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The bunad from Hardanger is a living tradition and has evolved from a folk costume. The different regions are indicated in the detailing on the costumes. This bunad has a green silk bodies and a black woolen skirt. The white apron has inlaid embroidery, which is known as Hardanger embroidery. - Hardanger Folkemuseum, (from 1911-) in Norway

Traditional costume (bunad in Norwegian) from the Hardangerfjord region in Norway. Just love the details

Lomen Stavkyrkje. The man is wearing a bunad from Valdres. The top hat is to mark the occasion. The woman is wearing a bunad from Nord-Tröndelag, Laila Duran

Norwegian folk costum from Hardanger. This is the winter bunad, in my opinion one of the finest costumes.

"In Kautokeino in Finnmarken, Norway, the Sami folk costumes are very much influenced by trends." narrative from blog Photo by Laila Duran #Norway #PurelyInspiration

the Guardianfrom the Guardian

Nowruz, rite of spring - in pictures

Tashkent, Uzbekistan: Folk dancers in national costume perform during the festivities Photograph: Anvar Ilyasov/AP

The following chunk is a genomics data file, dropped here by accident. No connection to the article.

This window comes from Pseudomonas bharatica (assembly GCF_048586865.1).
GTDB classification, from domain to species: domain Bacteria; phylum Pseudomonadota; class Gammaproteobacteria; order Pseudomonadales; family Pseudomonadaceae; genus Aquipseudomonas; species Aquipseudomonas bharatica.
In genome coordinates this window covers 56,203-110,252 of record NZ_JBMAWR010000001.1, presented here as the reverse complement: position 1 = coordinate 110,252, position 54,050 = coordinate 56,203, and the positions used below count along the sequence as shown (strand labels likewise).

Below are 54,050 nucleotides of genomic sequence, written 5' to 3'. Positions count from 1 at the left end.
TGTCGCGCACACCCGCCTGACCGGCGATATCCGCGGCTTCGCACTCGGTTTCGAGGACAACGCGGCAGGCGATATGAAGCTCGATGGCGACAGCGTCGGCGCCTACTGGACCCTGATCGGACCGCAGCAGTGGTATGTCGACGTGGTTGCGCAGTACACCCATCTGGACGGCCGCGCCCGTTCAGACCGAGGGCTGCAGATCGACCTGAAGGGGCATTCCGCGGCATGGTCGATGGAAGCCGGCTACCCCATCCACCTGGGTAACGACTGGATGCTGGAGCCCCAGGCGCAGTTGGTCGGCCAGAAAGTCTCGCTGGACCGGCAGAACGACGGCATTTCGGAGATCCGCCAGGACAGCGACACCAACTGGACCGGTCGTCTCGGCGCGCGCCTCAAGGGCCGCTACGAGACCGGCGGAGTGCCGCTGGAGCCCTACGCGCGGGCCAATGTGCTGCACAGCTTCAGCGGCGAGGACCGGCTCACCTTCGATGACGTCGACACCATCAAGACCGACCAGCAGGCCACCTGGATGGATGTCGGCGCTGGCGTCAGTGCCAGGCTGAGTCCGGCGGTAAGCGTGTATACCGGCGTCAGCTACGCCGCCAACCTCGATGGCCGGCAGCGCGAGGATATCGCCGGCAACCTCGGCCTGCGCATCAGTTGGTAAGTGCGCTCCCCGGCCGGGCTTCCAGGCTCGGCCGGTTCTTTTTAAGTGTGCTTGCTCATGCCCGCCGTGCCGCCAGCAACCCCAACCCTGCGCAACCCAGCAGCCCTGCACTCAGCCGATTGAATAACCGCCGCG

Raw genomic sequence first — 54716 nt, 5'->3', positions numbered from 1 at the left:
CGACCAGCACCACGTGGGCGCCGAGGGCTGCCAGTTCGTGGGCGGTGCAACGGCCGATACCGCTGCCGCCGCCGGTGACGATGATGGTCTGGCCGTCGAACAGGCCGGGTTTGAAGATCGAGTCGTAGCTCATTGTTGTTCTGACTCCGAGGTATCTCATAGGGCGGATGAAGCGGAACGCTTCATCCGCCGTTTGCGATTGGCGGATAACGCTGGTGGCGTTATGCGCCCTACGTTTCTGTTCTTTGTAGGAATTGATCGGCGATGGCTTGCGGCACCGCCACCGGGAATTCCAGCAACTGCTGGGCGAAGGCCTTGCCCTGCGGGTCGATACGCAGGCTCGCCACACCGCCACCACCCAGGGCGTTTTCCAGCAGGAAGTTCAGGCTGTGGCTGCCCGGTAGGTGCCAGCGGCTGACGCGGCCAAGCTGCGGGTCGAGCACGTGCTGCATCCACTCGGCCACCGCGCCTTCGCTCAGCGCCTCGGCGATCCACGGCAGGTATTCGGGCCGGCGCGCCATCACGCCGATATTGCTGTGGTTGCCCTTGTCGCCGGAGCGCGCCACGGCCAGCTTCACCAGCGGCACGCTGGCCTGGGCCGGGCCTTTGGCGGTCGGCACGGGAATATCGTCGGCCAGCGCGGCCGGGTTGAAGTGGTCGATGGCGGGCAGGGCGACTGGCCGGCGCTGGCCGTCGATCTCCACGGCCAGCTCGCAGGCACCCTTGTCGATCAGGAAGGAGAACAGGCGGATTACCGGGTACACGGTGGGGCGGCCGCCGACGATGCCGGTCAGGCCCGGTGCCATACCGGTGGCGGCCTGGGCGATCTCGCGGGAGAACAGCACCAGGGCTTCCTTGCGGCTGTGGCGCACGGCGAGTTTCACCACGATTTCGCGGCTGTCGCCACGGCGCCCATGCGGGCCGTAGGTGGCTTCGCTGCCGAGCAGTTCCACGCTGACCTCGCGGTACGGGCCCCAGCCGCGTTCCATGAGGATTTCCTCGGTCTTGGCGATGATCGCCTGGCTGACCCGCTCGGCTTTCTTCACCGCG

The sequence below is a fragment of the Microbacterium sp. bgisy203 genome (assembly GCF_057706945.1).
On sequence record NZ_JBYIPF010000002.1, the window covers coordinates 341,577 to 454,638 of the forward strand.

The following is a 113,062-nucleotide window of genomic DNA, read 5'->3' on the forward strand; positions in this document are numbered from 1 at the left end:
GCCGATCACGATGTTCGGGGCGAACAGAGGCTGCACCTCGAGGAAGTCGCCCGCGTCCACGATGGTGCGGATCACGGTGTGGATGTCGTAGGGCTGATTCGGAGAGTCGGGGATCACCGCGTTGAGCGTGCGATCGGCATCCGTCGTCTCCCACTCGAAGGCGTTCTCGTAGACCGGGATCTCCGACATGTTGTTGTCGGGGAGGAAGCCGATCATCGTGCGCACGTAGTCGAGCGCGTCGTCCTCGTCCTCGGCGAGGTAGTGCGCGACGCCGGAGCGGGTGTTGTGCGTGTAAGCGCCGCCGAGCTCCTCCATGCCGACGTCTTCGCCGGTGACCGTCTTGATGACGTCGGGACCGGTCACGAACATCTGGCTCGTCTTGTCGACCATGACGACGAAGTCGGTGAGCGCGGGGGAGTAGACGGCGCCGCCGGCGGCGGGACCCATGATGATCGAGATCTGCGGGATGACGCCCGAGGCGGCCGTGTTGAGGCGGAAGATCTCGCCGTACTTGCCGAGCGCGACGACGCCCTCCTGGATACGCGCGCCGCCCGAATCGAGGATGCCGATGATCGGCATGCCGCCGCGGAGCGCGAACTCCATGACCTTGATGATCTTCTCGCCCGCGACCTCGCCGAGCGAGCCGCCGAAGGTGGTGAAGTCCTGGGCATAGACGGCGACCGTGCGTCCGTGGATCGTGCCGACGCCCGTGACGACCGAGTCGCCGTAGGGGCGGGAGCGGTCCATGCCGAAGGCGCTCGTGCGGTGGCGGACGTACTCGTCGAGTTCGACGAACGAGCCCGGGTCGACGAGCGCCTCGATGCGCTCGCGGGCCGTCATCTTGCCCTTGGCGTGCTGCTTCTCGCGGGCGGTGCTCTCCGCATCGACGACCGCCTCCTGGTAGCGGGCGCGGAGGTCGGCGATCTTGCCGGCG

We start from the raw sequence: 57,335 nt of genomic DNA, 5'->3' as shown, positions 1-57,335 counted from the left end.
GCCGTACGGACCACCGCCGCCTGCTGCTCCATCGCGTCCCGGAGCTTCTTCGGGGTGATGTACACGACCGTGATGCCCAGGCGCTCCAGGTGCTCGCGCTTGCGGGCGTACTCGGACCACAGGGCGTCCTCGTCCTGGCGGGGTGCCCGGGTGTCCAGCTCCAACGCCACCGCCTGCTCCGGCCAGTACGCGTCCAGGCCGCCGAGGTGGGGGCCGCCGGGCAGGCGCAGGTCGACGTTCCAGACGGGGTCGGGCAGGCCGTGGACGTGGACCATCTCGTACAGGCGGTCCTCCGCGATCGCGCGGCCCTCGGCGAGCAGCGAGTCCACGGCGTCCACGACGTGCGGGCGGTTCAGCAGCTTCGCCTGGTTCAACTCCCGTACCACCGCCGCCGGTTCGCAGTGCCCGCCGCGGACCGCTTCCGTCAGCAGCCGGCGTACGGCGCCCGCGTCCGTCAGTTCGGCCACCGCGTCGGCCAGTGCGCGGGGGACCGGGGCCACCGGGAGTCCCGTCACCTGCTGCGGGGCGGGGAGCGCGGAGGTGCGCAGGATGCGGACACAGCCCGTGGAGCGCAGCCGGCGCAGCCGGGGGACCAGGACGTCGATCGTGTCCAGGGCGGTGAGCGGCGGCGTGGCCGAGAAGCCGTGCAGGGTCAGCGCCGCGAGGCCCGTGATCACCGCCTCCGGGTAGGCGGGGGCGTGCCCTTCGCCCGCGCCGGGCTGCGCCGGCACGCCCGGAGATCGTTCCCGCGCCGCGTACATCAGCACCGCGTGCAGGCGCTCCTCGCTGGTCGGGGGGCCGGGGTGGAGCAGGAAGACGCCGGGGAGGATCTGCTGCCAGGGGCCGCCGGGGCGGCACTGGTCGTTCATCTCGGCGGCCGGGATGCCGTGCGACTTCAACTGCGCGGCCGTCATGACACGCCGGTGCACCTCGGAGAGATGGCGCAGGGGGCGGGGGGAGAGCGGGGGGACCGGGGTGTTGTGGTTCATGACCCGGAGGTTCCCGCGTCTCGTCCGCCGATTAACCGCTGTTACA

The traditional costume of Norway is called “bunad.” There are about 200 different types, each one representing a different part of the country. The word “bunad” really covers two different types of dress: The first is the traditional garb of a particular location (some of which can be traced back a long, long time – the ones used today usually represent the “fanciest”, holiday version of the dress) and a sort of “party dress” developed in the early 1900s during Norwegian national…

National Costume (Bunad) from East Telemark, Norway - Isn't she a natural beauty!!This picture is in my mind, something of a likeness when my grandfather first met my grandmother in Norway. He mentions her natural beauty and it was something he loved about her.